Alco Capital Resource Inc. ("Alco") sued Central Ohio Graphics, Inc. ("Central") for breach of an agreement to lease a copy machine. Central appeals the denial of its motion to dismiss for lack of personal jurisdiction and the entry default judgment allowing Alco recover $92,010 in principal, plus $1,315.86 in interest and $9,226 in attorney fees.
This case arose after Central, an Ohio corporation, entered into an agreement to lease two copiers from Alco. The agreement contained a broad forum selection clause which stated that "Alco Capital has the option of pursuing any action under this agreement in any court of competent jurisdiction and the customer [Central] consents to jurisdiction in the state of our choice." O'Brien Business Equipment, Inc. ("O'Brien") was listed as the "dealer" on the lease agreement. Both O'Brien and Alco are Alco Standard Companies. On the same day Central entered into the lease agreement, it entered into a service agreement with O'Brien in Columbus, Ohio.
Several months later, Central unilaterally terminated the lease agreement at issue after repeated difficulties with one of the copiers. Alco then brought this action in Bibb County State Court. Hours later, Central sued both Alco and O'Brien in an Ohio state court. Alco successfully moved to dismiss the Ohio action, arguing that the forum selection clause was enforceable. Ohio court's decision was reversed and remanded on appeal for a determination of whether enforcement of the forum selection clause was unjust or unreasonable. Central Ohio Graphics v. O'Brien Business Equip., ___ Ohio App. 3d ___ (No. 95 APE08-1016, decided March 28, 1996).
In the Georgia case, Central moved to dismiss for lack of personal jurisdiction, arguing that (1) it lacked minimum contacts with Georgia and (2) the forum selection clause was too broad and vague to satisfy the requisites of due process. The trial court denied the motion and, on the same day, granted Alco's motion for default judgment, which asserted that Central failed to timely answer the complaint, and entered default judgment against Central. The court awarded the amount of damages and attorney fees sought in the complaint because Central failed to respond to Alco's requests for admission which asked Central to admit that the balance sued for was due and accurate. OCGA 9-11-36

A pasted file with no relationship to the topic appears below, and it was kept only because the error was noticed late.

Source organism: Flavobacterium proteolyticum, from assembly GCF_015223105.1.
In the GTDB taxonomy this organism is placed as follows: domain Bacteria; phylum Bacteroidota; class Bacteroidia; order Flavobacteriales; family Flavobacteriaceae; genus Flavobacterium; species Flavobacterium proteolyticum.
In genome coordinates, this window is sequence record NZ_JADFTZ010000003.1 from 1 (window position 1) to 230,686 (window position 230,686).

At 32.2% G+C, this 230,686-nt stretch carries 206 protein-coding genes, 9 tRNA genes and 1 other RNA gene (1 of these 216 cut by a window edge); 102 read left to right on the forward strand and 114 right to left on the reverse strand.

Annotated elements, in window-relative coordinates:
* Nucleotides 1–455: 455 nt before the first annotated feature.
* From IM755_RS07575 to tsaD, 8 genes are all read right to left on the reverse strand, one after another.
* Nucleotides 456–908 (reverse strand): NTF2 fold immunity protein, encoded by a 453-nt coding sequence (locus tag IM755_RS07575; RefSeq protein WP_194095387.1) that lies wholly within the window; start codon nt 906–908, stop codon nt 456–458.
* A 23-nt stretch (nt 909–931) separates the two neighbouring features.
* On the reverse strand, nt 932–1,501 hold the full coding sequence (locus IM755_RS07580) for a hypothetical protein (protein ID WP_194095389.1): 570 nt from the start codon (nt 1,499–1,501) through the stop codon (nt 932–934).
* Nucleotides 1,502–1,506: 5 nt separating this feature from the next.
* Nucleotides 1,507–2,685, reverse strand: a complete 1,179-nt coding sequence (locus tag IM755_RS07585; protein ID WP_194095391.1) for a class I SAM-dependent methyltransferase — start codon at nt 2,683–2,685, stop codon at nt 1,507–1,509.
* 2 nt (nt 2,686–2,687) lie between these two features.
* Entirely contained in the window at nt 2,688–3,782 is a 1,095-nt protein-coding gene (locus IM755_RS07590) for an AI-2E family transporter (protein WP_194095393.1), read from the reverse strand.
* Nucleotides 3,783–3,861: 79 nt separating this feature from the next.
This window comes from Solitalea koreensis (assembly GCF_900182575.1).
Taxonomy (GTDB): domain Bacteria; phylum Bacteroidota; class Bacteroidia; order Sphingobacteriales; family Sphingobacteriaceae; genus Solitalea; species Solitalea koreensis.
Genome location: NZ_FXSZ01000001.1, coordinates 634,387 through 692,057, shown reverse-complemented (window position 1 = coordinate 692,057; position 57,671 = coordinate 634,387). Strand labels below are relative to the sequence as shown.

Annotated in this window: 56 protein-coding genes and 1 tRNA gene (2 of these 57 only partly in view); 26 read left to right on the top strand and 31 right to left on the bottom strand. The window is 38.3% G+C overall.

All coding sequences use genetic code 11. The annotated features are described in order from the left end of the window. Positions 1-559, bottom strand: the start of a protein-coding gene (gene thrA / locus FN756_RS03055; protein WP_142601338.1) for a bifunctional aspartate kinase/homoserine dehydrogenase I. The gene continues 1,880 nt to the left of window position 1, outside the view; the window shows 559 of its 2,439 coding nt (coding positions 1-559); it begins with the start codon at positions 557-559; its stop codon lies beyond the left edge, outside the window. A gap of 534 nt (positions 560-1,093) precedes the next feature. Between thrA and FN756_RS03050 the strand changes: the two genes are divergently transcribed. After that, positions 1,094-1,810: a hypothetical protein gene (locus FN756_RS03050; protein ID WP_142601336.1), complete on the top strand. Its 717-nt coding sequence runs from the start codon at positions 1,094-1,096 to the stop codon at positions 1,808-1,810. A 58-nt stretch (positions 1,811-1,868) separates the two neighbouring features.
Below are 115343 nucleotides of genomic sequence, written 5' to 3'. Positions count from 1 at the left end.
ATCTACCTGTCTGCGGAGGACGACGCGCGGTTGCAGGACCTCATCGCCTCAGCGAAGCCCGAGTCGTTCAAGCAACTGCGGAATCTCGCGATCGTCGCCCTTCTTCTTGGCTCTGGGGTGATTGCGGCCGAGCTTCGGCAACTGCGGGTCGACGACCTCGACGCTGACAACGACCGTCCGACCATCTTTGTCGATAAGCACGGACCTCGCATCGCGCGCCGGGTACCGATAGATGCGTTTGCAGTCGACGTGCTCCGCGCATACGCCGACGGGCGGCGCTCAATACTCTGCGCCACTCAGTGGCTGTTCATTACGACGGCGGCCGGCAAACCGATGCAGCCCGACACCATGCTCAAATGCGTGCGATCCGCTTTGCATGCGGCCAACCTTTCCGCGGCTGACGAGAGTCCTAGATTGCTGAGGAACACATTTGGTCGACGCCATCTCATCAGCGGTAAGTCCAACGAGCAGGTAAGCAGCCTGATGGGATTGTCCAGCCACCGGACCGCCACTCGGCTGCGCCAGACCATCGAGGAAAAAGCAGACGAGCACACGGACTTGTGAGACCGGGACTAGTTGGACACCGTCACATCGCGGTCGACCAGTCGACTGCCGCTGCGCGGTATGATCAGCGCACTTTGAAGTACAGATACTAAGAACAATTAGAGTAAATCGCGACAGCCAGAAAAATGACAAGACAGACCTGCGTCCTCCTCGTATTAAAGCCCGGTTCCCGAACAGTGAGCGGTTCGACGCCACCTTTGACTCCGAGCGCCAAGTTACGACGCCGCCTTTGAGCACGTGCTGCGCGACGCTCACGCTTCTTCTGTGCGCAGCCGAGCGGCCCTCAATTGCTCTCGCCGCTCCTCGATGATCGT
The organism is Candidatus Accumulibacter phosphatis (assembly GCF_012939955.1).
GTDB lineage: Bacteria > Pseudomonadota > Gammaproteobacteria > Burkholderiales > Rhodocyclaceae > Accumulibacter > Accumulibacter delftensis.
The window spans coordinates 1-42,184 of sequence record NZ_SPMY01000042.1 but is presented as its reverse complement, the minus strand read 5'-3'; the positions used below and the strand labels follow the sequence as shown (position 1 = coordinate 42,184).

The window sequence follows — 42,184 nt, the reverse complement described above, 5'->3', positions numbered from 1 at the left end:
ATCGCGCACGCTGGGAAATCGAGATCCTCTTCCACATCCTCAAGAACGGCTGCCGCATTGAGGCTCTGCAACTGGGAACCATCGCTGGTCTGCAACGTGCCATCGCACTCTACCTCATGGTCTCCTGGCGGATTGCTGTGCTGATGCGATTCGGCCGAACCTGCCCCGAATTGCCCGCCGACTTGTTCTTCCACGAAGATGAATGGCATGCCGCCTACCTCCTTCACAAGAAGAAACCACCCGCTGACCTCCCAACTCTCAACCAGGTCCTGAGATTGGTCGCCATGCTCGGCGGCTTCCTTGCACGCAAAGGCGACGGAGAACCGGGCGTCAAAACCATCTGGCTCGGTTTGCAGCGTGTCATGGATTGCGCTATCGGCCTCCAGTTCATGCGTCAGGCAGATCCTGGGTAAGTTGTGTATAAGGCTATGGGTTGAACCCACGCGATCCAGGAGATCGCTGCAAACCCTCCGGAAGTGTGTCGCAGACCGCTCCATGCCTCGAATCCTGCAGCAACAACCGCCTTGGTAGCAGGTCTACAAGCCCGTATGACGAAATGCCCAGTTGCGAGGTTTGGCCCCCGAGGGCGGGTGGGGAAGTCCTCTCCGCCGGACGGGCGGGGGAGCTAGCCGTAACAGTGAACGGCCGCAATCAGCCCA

(a) (2); see Atlanta Cas. Co. v. Goodwin, 205 Ga. App. 421
, 422 (422 SE2d 76
) (1992). The record, however, provided no factual support for the amounts claimed. Held:
Generally, contractual clauses providing advance consent to the jurisdiction of a court which would not otherwise have personal jurisdiction are valid and enforceable in this State. Brown v. United States Fidelity &c., 208 Ga. App. 834
, 835 (2) (432 SE2d 256
) (1993). Although we have enforced many forum selection clauses pursuant to this rule, including those designating more than one possible forum, never have we confronted one so broad and nonspecific. See, e.g., Lightsey v. Nalley Equip. Leasing, Ltd., 209 Ga. App. 73
, 74 (1) (432 SE2d 673
Notwithstanding the general rule, the clause at issue is unenforceable for several reasons. Here, the forum selection clause provides no intimation of the forum contemplated. Compare Apparel Resources Intl., Ltd. v. Amersig Southeast, 215 Ga. App. 483
, 484 (1) (451 SE2d 113
) (1994). In so doing, the clause fails to reflect a meeting of the minds sufficient to show the parties reached an agreement on the forum. See Cox Broadcasting Corp. v. Nat. Collegiate Athletic Assn., 250 Ga. 391
, 395 (297 SE2d 733
) (1982). Moreover, its lack of specificity impugns a fundamental purpose of such clauses: to eliminate uncertainties by agreeing in advance on a forum acceptable to both parties. The Bremen v. Zapata Off-Shore Co., 407 U. S. 1, 13 (92 SC 1907, 32 LE2d 513) (1972) (admiralty case). The forum selection clause as written would permit Alco to bring this action in any state in the country. This is unreasonable. Because the forum selection clause at issue is overbroad and so lacking in specificity that it fails to provide any indicia of the parties' intent, enforcing it would be unreasonable and unjust. Id. at 15. We find the trial court erred in denying Central's motion to dismiss.
Andrew R. Bickwit, for appellee.